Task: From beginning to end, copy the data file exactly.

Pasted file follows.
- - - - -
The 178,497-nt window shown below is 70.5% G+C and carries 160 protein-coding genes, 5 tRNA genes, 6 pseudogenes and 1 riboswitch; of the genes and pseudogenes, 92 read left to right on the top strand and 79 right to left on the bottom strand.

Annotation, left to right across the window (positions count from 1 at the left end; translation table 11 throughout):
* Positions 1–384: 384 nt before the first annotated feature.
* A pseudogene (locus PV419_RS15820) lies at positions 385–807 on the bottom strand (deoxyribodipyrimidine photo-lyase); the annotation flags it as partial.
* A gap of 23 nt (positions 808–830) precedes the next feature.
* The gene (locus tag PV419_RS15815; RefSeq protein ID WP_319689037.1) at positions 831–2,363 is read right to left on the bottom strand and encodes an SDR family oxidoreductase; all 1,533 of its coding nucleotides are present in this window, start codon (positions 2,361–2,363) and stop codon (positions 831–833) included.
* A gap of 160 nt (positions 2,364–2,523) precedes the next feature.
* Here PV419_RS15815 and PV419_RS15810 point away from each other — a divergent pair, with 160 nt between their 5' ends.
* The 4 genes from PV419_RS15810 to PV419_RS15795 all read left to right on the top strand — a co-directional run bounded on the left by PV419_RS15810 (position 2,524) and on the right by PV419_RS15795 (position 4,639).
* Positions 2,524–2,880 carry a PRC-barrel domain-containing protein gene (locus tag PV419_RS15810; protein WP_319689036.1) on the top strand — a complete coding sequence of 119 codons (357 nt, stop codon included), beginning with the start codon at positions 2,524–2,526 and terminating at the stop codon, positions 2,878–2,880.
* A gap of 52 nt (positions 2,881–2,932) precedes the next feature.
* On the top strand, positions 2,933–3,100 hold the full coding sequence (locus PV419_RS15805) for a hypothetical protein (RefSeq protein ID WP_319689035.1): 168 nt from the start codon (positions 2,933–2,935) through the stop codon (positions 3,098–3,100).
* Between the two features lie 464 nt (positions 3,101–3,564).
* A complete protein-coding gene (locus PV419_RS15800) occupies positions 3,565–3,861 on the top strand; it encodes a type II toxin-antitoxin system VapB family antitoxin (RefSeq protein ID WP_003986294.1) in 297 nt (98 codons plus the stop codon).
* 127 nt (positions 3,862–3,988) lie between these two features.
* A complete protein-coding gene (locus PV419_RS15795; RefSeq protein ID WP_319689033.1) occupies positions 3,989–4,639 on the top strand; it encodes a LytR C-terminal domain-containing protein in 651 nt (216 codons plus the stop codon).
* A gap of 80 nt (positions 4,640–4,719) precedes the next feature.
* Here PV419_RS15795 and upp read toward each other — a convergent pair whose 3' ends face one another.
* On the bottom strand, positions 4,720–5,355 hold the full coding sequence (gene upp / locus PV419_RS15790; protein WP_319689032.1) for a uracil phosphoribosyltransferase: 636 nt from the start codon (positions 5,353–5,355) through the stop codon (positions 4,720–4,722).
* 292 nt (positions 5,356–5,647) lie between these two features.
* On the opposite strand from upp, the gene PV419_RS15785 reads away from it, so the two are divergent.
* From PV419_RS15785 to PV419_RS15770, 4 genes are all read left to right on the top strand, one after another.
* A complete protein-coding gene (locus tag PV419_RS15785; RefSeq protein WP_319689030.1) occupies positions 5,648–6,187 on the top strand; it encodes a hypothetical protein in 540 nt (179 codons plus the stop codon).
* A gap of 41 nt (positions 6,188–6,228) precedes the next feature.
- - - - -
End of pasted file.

The 178,497-nt window shown below is 70.5% G+C and carries 160 protein-coding genes, 5 tRNA genes, 6 pseudogenes and 1 riboswitch; of the genes and pseudogenes, 92 read left to right on the top strand and 79 right to left on the bottom strand.

Annotation, left to right across the window (positions count from 1 at the left end; translation table 11 throughout):
* Positions 1–384: 384 nt before the first annotated feature.
* A pseudogene (locus PV419_RS15820) lies at positions 385–807 on the bottom strand (deoxyribodipyrimidine photo-lyase); the annotation flags it as partial.
* A gap of 23 nt (positions 808–830) precedes the next feature.
* The gene (locus tag PV419_RS15815; RefSeq protein ID WP_319689037.1) at positions 831–2,363 is read right to left on the bottom strand and encodes an SDR family oxidoreductase; all 1,533 of its coding nucleotides are present in this window, start codon (positions 2,361–2,363) and stop codon (positions 831–833) included.
* A gap of 160 nt (positions 2,364–2,523) precedes the next feature.
* Here PV419_RS15815 and PV419_RS15810 point away from each other — a divergent pair, with 160 nt between their 5' ends.
* The 4 genes from PV419_RS15810 to PV419_RS15795 all read left to right on the top strand — a co-directional run bounded on the left by PV419_RS15810 (position 2,524) and on the right by PV419_RS15795 (position 4,639).
* Positions 2,524–2,880 carry a PRC-barrel domain-containing protein gene (locus tag PV419_RS15810; protein WP_319689036.1) on the top strand — a complete coding sequence of 119 codons (357 nt, stop codon included), beginning with the start codon at positions 2,524–2,526 and terminating at the stop codon, positions 2,878–2,880.
* A gap of 52 nt (positions 2,881–2,932) precedes the next feature.
* On the top strand, positions 2,933–3,100 hold the full coding sequence (locus PV419_RS15805) for a hypothetical protein (RefSeq protein ID WP_319689035.1): 168 nt from the start codon (positions 2,933–2,935) through the stop codon (positions 3,098–3,100).
* Between the two features lie 464 nt (positions 3,101–3,564).
* A complete protein-coding gene (locus PV419_RS15800) occupies positions 3,565–3,861 on the top strand; it encodes a type II toxin-antitoxin system VapB family antitoxin (RefSeq protein ID WP_003986294.1) in 297 nt (98 codons plus the stop codon).
* 127 nt (positions 3,862–3,988) lie between these two features.
* A complete protein-coding gene (locus PV419_RS15795; RefSeq protein ID WP_319689033.1) occupies positions 3,989–4,639 on the top strand; it encodes a LytR C-terminal domain-containing protein in 651 nt (216 codons plus the stop codon).
* A gap of 80 nt (positions 4,640–4,719) precedes the next feature.
* Here PV419_RS15795 and upp read toward each other — a convergent pair whose 3' ends face one another.
* On the bottom strand, positions 4,720–5,355 hold the full coding sequence (gene upp / locus PV419_RS15790; protein WP_319689032.1) for a uracil phosphoribosyltransferase: 636 nt from the start codon (positions 5,353–5,355) through the stop codon (positions 4,720–4,722).
* 292 nt (positions 5,356–5,647) lie between these two features.
* On the opposite strand from upp, the gene PV419_RS15785 reads away from it, so the two are divergent.
* From PV419_RS15785 to PV419_RS15770, 4 genes are all read left to right on the top strand, one after another.
* A complete protein-coding gene (locus tag PV419_RS15785; RefSeq protein WP_319689030.1) occupies positions 5,648–6,187 on the top strand; it encodes a hypothetical protein in 540 nt (179 codons plus the stop codon).
* A gap of 41 nt (positions 6,188–6,228) precedes the next feature.